It’s been said that cinema is all about creating conflict. Whether it be drama or comedy, conflict leads to challenges and obstacles which leads to a journey to inevitably resolve the issues at hand. When people drink, conflict is oftentimes close at hand. Folks get lit up with a few cocktails and the inhibitions begin to melt away, truth becomes more palatable, and deep-seated feelings, resentments, longings, and fears are wont to come to light. As well, we live in a culture that accepts alcohol as a social lubricant—a way to empower industry and a means to oblivion.
Consequently, the film and television arts often use alcohol to create engagement, disagreement, strife, contention, blood feud, and even joy and humor.
So, it’s not uncommon and indeed it’s virtually inevitable, in the course of a thespian’s journey, he or she will be asked to act drunk. This is no easy task as anyone who’s had to plausibly affect inebriation will tell you. And there are different stages of drunkenness. There’s the light high, the feelin’-fine groove, the “I just said way too much” buzz, and the rip-roarin’-stinker-all-bets-off drunk; and there are many different shades and levels in between. That’s why it’s very important to understand the specific character you are attempting to portray and the relevance of alcohol within that context.
The quality of verisimilitude in all aspects of acting is critical. The scene, the moment, the experience needs to feel real and true and genuine; if not, the audience will sense it a mile away. This is especially true with acting drunk, because there’s nothing more cringeworthy than a performer acting boozed up and not pulling it off. Awkward!
One of the most celebrated depictions of an alcoholic’s odyssey is, of course, Nicolas Cage’s searing rendition of the suicidal boozer and failed Hollywood scribe Ben Sanderson in the 1995 film Leaving Las Vegas. Indeed, Cage won an Oscar, a Golden Globe, a Screen Actors Guild Award among many other trophies for his unforgettable performance.
Apparently, old Nic went full method and was “completely hammered” in a number of scenes. He also went as far as hiring a “drinking coach.” Must be nice, huh?
Cage told GQ magazine: “My cousin, Roman Coppola, said, ‘You should go, hire Tony Dingman’—who was at that time, very drunk and also a poet—Hire him to be your drinking coach.’ 
“So I had him on the set with me all the time, the poor guy, curled up in a fetal position in my trailer while I played bongos, I was trying to get some rhythm for the character. But I would watch him and he’d say the most poetic things, like, ‘You do not kick the bar, you lean into the bar because it’s not ‘Vino Veritas, it’s In Vino Veritas’, he’d just spout all these things out and I put them in the movie.”
The actor who would be cast as Tiger King went on to say, “It was a four-week shoot—thank God it was only a four-week shoot—because there were a few scenes where I wanted to be hammered. Because I wanted to be out of control and have them photograph that so I could reach that credibility, that authenticity. The scene that comes to mind is the casino scene where I flipped the table and had a blackout because I didn’t know I was going to go there, I just wanted something extraordinary to happen and they kept it in the movie.”
So, that’s one way of going about it: Get utterly pie-eyed, stupid plastered, commit to the role and to the material, and hope you catch lightning in a bottle. And yet another way to go about it is to do your job and … act.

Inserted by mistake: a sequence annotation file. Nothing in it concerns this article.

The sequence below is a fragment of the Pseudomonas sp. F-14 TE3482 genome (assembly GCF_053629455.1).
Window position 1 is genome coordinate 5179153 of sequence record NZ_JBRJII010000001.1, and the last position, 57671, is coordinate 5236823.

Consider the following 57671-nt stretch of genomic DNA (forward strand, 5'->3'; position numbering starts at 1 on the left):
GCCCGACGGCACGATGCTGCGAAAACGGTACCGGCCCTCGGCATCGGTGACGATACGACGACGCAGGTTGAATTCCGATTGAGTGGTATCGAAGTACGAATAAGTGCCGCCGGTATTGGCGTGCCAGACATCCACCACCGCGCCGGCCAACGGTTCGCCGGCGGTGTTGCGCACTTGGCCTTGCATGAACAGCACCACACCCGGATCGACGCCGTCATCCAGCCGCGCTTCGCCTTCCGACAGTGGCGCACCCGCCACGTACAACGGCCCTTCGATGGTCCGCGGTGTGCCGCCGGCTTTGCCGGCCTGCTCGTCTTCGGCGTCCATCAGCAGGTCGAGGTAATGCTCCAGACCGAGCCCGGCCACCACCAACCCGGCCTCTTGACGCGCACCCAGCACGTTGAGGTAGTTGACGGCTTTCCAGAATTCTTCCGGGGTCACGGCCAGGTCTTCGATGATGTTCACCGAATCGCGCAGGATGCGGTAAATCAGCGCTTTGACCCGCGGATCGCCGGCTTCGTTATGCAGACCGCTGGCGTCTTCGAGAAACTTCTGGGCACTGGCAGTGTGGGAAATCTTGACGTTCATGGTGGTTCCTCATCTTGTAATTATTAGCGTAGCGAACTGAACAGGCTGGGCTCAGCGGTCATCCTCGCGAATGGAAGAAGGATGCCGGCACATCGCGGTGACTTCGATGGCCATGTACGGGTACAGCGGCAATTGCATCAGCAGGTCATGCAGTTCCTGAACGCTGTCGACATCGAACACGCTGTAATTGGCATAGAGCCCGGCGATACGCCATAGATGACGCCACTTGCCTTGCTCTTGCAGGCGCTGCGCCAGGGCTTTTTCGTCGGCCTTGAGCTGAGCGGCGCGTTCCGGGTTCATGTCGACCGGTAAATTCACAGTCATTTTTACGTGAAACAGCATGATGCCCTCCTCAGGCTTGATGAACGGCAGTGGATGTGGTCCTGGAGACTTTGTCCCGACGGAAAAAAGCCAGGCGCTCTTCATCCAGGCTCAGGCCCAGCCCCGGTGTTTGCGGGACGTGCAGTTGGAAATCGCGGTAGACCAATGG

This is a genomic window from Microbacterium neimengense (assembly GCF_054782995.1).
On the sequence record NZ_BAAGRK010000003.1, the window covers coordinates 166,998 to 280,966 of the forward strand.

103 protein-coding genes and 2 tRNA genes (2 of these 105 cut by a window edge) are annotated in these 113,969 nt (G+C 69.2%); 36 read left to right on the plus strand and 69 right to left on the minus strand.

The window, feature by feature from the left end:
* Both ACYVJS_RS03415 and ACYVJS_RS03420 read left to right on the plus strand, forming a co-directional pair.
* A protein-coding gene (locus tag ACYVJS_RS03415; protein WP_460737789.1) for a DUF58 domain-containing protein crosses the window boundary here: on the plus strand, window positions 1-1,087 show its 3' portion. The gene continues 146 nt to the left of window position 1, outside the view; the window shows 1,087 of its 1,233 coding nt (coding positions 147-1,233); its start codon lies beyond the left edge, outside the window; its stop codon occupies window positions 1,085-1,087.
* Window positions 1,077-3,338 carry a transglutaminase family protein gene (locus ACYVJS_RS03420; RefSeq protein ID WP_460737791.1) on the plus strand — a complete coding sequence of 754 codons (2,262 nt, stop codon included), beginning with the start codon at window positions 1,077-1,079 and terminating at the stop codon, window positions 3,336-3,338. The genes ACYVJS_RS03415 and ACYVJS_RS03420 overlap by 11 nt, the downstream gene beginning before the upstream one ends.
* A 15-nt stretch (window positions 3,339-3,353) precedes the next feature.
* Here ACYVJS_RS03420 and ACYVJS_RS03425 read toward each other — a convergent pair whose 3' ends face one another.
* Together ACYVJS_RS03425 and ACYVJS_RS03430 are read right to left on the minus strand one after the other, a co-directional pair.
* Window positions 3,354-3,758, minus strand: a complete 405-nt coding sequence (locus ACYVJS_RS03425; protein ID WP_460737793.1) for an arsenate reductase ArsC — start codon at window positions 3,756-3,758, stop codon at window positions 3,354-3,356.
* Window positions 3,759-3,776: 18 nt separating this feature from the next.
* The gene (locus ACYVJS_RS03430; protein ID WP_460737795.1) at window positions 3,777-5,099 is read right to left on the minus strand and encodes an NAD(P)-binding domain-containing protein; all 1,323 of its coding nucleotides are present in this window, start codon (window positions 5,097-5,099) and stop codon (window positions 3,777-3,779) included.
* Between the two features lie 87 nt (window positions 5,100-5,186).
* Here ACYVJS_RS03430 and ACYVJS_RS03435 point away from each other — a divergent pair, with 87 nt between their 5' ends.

Concerning the notorious British cult film Withnail & I, IMDb Trivia had this to say: “Withnail is a ferocious drunk, but he was played by the teetotaler Richard E. Grant. Finally convinced that he needed to get drunk at least once to have the proper insight into the character, Grant filled a tumbler with vodka and topped it off with a bit of Pepsi, then swilled the whole thing down. He was teased the next day by co-star Paul McGann and director Bruce Robinson, who assured him that he would never be so funny on film again.”
The fact that Richard E. didn’t drink a drop on the set of Withnail & I is really quite astonishing. Most fans of the 60’s-era dramedy just assume Grant was under the influence the entire shoot. That is how convincing he is as the no-holds-barred, preening, ridiculous, falling-down drunk, Shakespeare-spouting inebriate. His performance is every bit as natural and legitimate as Nicolas Cage’s in Leaving Las Vegas, if not more so.
So, it is not necessary to be drunk to play drunk. And although there are no real rules when it comes to such things, here are a few pointers.
1. Oftentimes imbibers or alcoholics do not want to be seen or perceived as drunk. Indeed, they routinely try to hide the fact that they’re besotted. Attempting to conceal your level of intoxication might work better than “Acting drunk.”
2. Especially in film, less is more. People who go over the top with gesticulations, machinations, and grand gestures might not seem credible or genuine playing a bonafide lush.
3. It’s important to keep in mind what the screenplay and director have in mind for the level of intoxication and the nuance of intemperance.
4. When you’re intoxicated, your consciousness is altered, so things like self-reflection, spatial awareness, reasoned thinking, and judgment all warp and skew without your awareness. As an actor, one must understand this lack of sober reasoning.
5. And perhaps most importantly, you need to practice. Take one of your favorites monologues and perform it at various levels of presumed drunkenness. Or go to a party and refrain from alcohol, yet act drunk.
It should be noted that drinking alcohol can be bad for your health. And drinking for a part is wholly unnecessary. With a measure of discipline, practice, and training any actor or actress can master the art of dipsomania.
How about you? Ever have a few beers on set to loosen up or to play drunk? Please share!